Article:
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The impact of covid-19 on design

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For much of this year there has been an increasing emphasis on the importance of our homes to ensure they meet a wide range of requirements. The interior design studio at Finchatton shares their thoughts on the impacts of Covid-19 on the design of our homes.

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The spa at Twenty Grosvenor Square, Mayfair.

The rising importance of certain rooms:

Hallway: Previously a low priority space, the hallway will now be one of the most important in the house as it is a space to remove outerwear and to sanitise hands before entering the main house. As a consequence, these areas will need to be larger than pre-Covid to allow for extra storage for coats and shoes as well as bespoke console tables accessorised with elegant leather hand sanitising dispensers.

Home office: The ergonomics of a home office are imperative to ensure that you can work in the space on a long-term basis. A bespoke desk and chair create a focal point within a space. By incorporating detailed joinery, carefully considered lighting and audio-visual equipment a space can be elegant and sophisticated as well as functional. Never before have we had so many eyes on our offices and curating the Zoom call backdrop is something that has to be incorporated into this space!

Kitchen: We are spending more time with our families and this has led to greater importance being placed on the kitchen as the focal point of a home. Making sure a kitchen is a multi-functional space is one way to ensure its use is fully optimised. A dual function kitchen island or large dining table that can double up as a desk for home schooling or as an additional office space when everyone is at home. Incorporating biophilic design will be essential in city homes such as herbs and plants to bring the outdoors inside.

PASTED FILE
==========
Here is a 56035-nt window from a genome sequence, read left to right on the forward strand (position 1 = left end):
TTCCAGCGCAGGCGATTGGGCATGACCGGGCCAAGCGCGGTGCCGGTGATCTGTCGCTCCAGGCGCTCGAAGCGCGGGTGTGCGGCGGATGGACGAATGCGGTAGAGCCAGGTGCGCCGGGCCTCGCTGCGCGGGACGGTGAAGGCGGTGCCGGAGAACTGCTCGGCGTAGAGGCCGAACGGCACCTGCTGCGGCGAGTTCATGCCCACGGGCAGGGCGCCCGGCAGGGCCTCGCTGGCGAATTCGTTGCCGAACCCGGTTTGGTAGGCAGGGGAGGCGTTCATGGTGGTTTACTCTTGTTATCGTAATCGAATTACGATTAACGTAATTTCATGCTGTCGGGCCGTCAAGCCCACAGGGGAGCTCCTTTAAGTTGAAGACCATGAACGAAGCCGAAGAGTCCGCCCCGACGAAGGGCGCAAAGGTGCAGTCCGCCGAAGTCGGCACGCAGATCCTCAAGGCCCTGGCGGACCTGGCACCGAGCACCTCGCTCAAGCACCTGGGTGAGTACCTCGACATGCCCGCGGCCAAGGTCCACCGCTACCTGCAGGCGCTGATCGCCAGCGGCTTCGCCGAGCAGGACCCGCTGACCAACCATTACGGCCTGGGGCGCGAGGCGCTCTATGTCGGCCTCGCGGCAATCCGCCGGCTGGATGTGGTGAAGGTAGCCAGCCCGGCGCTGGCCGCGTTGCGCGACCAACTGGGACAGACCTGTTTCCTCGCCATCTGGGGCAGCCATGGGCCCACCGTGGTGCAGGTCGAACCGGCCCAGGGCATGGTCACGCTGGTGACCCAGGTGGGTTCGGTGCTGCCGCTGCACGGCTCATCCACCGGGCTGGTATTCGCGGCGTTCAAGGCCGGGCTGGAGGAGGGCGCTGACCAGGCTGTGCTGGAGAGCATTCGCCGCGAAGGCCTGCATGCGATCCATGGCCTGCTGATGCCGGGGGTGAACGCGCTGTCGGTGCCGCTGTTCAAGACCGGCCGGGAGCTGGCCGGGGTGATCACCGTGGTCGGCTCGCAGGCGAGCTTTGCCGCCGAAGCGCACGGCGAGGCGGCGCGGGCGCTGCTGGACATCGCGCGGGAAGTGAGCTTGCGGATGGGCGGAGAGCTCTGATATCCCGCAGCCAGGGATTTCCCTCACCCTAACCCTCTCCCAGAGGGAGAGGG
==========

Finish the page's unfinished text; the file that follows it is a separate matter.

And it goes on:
Spa: Before Covid-19 there was increased demand for home gyms and equipment including peloton bikes, reformer pilates beds and cryochambers. As the emphasis on health and well-being is more prevalent than ever, this demand is set to increase further as people want a space to workout at home.

Outdoor space: Outdoor areas are becoming an extension of the house, a sanctuary to unwind in after being in the house all day. People are prioritising outdoor space and al fresco areas as part of their home. Investing in outdoor furniture and eating areas with a covering and open fires is becoming more popular and something we get more and more requests for.

The Terrace at Twenty Grosvenor Square

The use of technology to create a healthier home:

Touchless technology: Touch free front door bells and release mechanisms, lift controls, taps and light switches are an innovative way to reduce the number of surfaces being touched in a home and in turn reduce the spread of the virus throughout the home. Having a camera integrated into your doorbell is a simple way to make it work for you to manage many of the visitors from various people to your door, from the deliveries for you and neighbours to salespeople knocking at your door, this avoids you having to get up to answer the door throughout the day.

Air filtration: Air filtration systems have been implemented within our landmark development, Twenty Grosvenor Square, to ensure that hygiene standards are maintained to the highest level within a home. We have had more clients showing interest in new products in this space – not just related to the pandemic but in a response to a desire for cleaner air in our homes in the cities we live in.

Life in lockdown has given us more environmental awareness and emphasis on sustainably sourcing within the UK. Being unable to get hold of items from abroad due to lockdown means that we have all been looking to buy British more than ever. We have sourced smaller brands and individual craftsmen we may not have discovered otherwise.

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